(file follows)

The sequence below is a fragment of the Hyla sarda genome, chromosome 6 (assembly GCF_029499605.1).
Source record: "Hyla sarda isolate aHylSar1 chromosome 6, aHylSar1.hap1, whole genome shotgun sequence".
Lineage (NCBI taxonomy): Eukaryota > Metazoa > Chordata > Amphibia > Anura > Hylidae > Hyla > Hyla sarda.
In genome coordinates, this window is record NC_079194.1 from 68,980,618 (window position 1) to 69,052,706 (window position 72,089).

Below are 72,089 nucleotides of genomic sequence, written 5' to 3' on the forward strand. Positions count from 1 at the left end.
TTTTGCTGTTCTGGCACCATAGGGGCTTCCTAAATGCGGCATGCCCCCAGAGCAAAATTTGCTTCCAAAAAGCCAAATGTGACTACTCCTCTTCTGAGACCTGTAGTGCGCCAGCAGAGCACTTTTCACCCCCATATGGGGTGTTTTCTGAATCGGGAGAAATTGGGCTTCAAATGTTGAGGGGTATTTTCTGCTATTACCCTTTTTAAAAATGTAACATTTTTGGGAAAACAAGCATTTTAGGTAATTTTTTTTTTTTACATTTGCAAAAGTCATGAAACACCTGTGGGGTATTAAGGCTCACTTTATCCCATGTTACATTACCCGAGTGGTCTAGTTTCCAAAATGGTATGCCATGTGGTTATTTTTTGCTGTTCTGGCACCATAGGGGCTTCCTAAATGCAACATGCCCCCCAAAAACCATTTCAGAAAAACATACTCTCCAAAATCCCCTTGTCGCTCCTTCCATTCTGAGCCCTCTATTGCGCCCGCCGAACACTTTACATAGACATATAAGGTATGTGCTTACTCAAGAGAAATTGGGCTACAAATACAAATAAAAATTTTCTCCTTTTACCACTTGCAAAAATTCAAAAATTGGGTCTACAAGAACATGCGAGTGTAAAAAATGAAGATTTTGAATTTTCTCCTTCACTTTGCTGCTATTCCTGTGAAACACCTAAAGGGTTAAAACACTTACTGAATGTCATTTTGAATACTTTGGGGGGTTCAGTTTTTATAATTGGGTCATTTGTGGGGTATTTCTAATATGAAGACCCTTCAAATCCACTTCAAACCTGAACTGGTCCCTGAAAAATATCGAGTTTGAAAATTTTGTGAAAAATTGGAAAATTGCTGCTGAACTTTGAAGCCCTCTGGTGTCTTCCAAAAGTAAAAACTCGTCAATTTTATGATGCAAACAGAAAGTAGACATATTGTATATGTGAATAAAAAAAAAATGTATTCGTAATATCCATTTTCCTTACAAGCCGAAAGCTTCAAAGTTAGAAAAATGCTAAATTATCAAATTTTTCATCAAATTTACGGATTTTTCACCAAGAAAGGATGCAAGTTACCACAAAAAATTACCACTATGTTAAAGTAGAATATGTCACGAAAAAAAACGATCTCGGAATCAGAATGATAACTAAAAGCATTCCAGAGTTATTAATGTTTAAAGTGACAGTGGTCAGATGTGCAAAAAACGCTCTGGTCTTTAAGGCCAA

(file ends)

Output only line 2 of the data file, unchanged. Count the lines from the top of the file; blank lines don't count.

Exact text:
Source record: "Hyla sarda isolate aHylSar1 chromosome 6, aHylSar1.hap1, whole genome shotgun sequence".